In his book A History of Warfare (New York: Knopf, 1993), John Keegan writes of the position of Carl von Clauswitz, whose On War remains a key work to many of the thinkers influencing the foreign and military policies of the United States government. But, as Keegan demonstrates, Clauswitz was:even in his time an isloated … Continue reading Warrior Culture
Many of those who supported the invasion of Iraq, such as Michael O’Hanlon of the Brookings Institute who made the statement today on Public Radio’s Radio Times, say it was a ‘close call.’ Given the information they were provided, the argument goes, it appeared that something did have to be done about Saddam Hussein. After … Continue reading The Question They Should Have Asked
So says Robert Gates, speaking on Iraq his first day as Secretary of Defense. Thing is, failure is no longer an option, a possibility, or any other part of the future.Failure has happened. The question now is what to do about it.It’s a failure that cannot be blamed on the lack of will of the … Continue reading "We Simply Cannot Afford to Fail"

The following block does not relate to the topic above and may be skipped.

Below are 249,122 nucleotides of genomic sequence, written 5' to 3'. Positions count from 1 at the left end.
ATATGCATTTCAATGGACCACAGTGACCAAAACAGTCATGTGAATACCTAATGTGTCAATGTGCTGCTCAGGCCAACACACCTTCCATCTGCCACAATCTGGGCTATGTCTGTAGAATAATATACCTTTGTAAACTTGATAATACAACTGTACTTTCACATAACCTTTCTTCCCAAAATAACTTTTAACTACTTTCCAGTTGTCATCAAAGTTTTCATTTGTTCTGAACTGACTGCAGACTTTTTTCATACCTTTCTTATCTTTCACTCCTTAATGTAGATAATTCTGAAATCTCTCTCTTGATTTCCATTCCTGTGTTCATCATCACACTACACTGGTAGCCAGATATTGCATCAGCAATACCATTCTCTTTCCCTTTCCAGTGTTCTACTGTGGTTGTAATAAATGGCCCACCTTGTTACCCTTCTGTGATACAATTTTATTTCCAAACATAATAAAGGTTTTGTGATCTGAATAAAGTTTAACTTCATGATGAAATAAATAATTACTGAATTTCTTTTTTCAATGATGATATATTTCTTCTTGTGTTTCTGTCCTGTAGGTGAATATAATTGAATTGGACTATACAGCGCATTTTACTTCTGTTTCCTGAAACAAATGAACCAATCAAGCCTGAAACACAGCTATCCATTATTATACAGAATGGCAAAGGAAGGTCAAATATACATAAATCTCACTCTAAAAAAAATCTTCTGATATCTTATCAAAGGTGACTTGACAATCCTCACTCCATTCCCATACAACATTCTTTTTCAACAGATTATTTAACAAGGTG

Among my other activities, I am a business owner. I've a store/gallery in Brooklyn, New York. It doesn't make much money (not since the blows of the dot-com bust and then 9/11), but we get by.Almost eight years ago, before things began to go sour for small retail (and believe me, they are sour, no … Continue reading Troop Buildup: An Analogy and a Rant
Last year, General George Casey asserted that:The average insurgency -- the average counterinsurgency in the 20th century was about nine yearsIn his dreams.Of course, it all depends on how you define “insurgency,” but “nine years” is an extremely optimistic number.Stephen Metz and Raymond Millen, in “Insurgency and Counterinsurgency in the 21st Century: Reconceptionalizing Threat and … Continue reading Insurgencies In Their Dreams